It's all about trust
One of the widest security discussions this year was certainly focused around the Microsoft Trustworthy Computing initiative. Some were praising it while others like Russ Cooper weren't that happy about it and back in February he said that, in his opinion, the initiative was failing.
Ten months later I was curious to hear what Cooper thought on the subject. He said: "At this point I will give Microsoft a "D" for 2003's efforts. The "Protect Your PC" effort is a very good start at outreach to the consumer community. I feel there are more and better things they should do, such as free upgrades for everyone with a licensed copy of a Windows OS to Windows XP, availability of a Windows Update CD at convenient locations such as Wal-Mart, and modifications to how the OS is configured by default."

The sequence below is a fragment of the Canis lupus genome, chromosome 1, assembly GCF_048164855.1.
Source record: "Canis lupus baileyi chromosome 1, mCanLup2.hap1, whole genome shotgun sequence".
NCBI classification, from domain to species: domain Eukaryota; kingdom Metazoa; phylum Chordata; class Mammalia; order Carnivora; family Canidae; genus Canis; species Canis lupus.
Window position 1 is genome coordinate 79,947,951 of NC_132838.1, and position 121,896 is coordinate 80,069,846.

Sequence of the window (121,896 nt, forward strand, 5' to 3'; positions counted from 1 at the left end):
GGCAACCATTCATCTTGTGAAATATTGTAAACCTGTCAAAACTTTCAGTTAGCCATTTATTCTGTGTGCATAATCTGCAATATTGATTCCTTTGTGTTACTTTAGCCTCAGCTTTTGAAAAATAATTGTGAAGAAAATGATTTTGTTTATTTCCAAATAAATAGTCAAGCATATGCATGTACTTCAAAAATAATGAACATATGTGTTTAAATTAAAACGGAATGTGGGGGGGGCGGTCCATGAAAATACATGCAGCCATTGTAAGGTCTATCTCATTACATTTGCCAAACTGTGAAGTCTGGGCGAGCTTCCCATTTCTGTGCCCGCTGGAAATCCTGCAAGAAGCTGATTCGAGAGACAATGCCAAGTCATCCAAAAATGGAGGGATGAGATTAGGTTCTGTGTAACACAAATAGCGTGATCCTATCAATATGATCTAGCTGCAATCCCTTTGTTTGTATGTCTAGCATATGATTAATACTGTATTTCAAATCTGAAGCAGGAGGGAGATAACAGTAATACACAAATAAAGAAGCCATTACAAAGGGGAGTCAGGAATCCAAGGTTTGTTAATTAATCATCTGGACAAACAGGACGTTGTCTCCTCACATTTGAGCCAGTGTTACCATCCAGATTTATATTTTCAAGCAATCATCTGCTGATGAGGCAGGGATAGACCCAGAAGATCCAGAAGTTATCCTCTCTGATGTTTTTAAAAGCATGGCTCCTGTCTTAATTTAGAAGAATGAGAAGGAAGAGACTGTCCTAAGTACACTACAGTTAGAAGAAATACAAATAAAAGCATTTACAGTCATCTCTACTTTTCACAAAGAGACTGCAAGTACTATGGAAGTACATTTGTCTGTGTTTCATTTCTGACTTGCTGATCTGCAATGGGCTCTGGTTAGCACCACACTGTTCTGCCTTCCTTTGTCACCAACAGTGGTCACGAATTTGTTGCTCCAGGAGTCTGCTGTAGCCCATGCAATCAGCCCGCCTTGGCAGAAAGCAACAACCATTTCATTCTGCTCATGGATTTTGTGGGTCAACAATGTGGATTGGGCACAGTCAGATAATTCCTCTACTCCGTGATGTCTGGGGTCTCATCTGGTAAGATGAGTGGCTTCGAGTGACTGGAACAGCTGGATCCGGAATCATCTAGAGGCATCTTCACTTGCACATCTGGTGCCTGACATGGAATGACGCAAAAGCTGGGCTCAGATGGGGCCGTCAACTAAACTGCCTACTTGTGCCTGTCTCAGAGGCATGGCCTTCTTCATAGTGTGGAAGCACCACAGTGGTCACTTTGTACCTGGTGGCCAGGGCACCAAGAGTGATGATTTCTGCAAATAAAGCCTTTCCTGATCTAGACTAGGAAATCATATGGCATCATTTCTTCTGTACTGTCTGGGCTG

Does anyone notice Microsoft's efforts?
Despite constant negative reports on Microsoft security, in March the SANS Institute awarded Microsoft for their security efforts. Many people truly believe that Microsoft is trying to improve while others say it's all just marketing. Microsoft seems to be trying as they setup courses that teach secure coding in several universities worldwide. The questions is - are things getting better?
Skoudis said: "Steering the giant ship that is Microsoft toward more security is an arduous task. I did a back-of-the-envelope calculation a while back, and determined that Microsoft is currently supporting more than a billion lines of code across its entire product line. That's an ocean of potential problems, and it's understandable and unfortunate that it's going to take some time to secure it all. Now, don't get me wrong. I'm not a Microsoft apologist. I slam them when they deserve it. That said, we have to admit and understand the magnitude of their challenge."
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